Part 1 of this three-part series focused on planning out a successful move to a cloud environment. Part 2 investigates obstacles and strategies relating to customization in the cloud.
For some companies, the decision to move to the cloud is a no-brainer — especially if they limit their planning to pure number crunching. Without a doubt, the savings for such a leap, both explicit and implicit, can be huge.
“Since you are sharing an infrastructure and application, the quality, usability, and price/performance are at least 50 percent better [than] what used to be in-house, and the rate of invention and innovation more than double,” Rene Bonvanie, SVP of marketing, information technology and Serena On Demand at Serena Software, told CRM Buyer. “The risk has in fact diminished because rather than having to rely on my own always under-trained and under-paid resources, I can tap into a large collective pool of talent.”
Still, though, there are technical issues to consider, not the least of which become apparent when the planning process begins to focus on customization. Simply put, customization in the cloud is not an easy endeavor — certainly not easy enough for the average line of business manager to tweak for his or her own use.
By no means is this a deal breaker. Rather, those considering a jump to the cloud should simply be aware of the contingencies that can arise — and the end goal of the project.
Improving the customer experience should be a guiding principal for any cloud customization, Tom Gonser, founder and VP of product strategy at DocuSign, told CRM Buyer.
“To be of significant value and drive the biggest business benefits, any successful cloud computing application must also improve your customers’ process and experience,” he said.
Of course, it doesn’t necessarily follow that such tinkering will be apparent to the front-end customer. “Cloud-based applications that include custom, secure data fields can be — and should be — customized to capture the data and automatically feed it into back-end systems to maximize the workflow automation and produce greater overall efficiency and ROI (return on investment),” he said.
Hire Good Help
Carefully screen the developer in charge of the project, as cloud-computing implementations and customizations can require special skill sets. This should certainly be a factor in the planning process, but it is also applicable to customization.
For instance, Lori MacVittie, technical marketing manager for F5 Networks, told CRM Buyer about a common challenge. Developers, according to MacVittie, are not always familiar with the nuances in what is essentially a load-balanced environment.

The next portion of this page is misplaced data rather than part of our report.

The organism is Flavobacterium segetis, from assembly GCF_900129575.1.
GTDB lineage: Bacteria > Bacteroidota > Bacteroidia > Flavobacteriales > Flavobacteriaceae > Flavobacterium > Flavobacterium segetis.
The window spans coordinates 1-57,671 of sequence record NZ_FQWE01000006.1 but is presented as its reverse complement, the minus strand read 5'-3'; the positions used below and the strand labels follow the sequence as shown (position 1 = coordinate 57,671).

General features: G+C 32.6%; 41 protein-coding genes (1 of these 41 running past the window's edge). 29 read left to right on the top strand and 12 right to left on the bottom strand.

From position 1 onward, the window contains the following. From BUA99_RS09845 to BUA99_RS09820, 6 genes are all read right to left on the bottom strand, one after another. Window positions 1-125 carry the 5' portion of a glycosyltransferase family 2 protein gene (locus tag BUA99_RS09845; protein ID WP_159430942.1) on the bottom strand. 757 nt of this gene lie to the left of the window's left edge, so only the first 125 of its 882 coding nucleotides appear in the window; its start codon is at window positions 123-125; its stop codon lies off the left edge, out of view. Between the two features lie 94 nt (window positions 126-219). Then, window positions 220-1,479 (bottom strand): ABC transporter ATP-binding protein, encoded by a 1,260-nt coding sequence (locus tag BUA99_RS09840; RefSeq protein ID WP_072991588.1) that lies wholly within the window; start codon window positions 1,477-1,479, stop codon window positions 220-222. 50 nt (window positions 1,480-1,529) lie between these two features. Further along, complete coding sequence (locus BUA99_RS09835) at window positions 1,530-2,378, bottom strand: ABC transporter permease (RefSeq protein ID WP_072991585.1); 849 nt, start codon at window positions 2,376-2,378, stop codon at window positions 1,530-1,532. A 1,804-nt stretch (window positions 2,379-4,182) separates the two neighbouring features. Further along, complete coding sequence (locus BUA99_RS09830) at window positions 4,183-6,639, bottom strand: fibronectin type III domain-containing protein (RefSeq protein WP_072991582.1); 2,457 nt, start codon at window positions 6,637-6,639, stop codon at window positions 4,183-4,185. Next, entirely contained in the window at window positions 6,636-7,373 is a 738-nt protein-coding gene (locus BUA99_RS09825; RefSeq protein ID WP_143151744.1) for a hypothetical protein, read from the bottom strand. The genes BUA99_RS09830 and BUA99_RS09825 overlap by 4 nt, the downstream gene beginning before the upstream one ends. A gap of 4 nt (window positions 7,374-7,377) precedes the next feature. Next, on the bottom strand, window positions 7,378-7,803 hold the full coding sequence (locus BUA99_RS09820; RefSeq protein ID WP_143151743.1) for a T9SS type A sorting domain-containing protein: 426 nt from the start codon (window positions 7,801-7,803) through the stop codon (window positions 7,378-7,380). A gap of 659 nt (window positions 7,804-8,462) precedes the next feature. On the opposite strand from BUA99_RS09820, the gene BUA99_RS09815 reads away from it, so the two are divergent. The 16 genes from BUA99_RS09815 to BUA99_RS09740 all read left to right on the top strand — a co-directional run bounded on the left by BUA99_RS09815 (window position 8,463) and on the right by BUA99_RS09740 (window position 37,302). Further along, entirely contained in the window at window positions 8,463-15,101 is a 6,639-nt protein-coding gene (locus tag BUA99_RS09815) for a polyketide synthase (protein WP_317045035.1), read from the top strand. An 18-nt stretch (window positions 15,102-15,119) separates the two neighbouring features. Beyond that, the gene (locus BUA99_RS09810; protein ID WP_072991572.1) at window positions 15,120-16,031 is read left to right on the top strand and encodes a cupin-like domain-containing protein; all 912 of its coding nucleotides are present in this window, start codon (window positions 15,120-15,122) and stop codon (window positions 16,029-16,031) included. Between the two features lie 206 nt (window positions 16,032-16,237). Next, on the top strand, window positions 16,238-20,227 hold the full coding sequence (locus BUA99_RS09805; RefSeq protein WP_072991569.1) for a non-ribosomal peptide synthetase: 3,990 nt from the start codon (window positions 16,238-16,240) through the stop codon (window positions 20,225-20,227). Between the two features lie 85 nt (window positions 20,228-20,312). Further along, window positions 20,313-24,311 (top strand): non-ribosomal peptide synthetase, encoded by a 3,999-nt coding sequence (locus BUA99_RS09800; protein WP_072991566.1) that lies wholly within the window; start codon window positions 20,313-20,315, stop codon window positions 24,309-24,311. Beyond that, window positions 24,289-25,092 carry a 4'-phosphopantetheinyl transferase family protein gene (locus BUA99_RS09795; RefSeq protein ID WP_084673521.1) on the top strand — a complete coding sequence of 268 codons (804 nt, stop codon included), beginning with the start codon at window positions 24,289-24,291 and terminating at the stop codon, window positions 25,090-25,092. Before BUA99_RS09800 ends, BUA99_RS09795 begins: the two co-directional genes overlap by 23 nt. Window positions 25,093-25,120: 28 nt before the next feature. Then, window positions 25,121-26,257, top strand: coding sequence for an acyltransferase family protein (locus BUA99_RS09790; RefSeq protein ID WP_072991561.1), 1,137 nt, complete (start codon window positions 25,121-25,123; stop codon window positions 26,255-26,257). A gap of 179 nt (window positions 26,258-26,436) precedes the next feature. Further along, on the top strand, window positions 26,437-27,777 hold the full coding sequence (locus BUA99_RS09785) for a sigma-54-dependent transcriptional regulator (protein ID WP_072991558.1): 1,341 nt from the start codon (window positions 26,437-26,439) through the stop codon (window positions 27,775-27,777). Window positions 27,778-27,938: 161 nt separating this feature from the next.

“The biggest challenge in doing so is around session management,” she said. “Almost all Web applications utilize sessions on the application server to maintain some sort of user information for the duration of the user’s time in the application.”
In a load-balanced environment, she said, the load balancer needs to be able to “persist” connections to the same server on which a user was first connected in order to maintain access to that state information. “If the cloud environment is not able to support persistence in this way, then it becomes necessary to implement a shared session management scheme using, for example, a shared database in which to share sessions such that every instance can access the appropriate session data for all users. Understanding which model can or will be used before development is necessary to avoid ‘breaking’ the application in the cloud and potentially requiring a rewrite of large chunks of the application to make it work in the cloud environment.”
Other Cloudy Considerations
A highly skilled developer can also squeeze greater efficiencies out of the cloud environment when customizing the app, saving the company time and other resources.
For instance, Brian Goodman, IBM manager of cloud engineering and experience, suggested focusing on those parts of the applications that are long-running or resource-intensive. “These are great candidates for distributed computing design patterns,” he told CRM Buyer. “One of the uses of an elastic cloud is to leverage its massive distributed resources to solve many smaller problems and then assemble the pieces to form a solution.”
Applications tend to suffer from logic congestion, wherein one element is doing the work of many, Goodman continued. “The trip down componentization lane is all about simplifying without losing power. Consider your application and start breaking it up into pieces that could live as parts, but currently, for whatever good reason, do not.
“Also, if your application isn’t service oriented, cloud is the reason to take the leap.” This ties into componentization, he said: enabling the company to standardize service interfaces while ensuring flexibility and reuse. “If you are still building monolithic stacks, there is a lot of opportunity in this space. Don’t just consider service endpoints, but also consider the use of widgets — services that are delivered with an end user interface — as services.”
Services don’t necessarily imply componentization, but if you can conceive of them, then you also have opportunities to scale parts of the application independently, he said. “This is very important, because we often just make clones of our applications and run it over and over, distributing loads across many instances. But the truth is that different pieces could scale at different rates, allowing you to economize and drive efficiencies into the system.”
Cloud Implementation, Part 1: Planning for Success
Cloud Implementation, Part 3: Training for the Task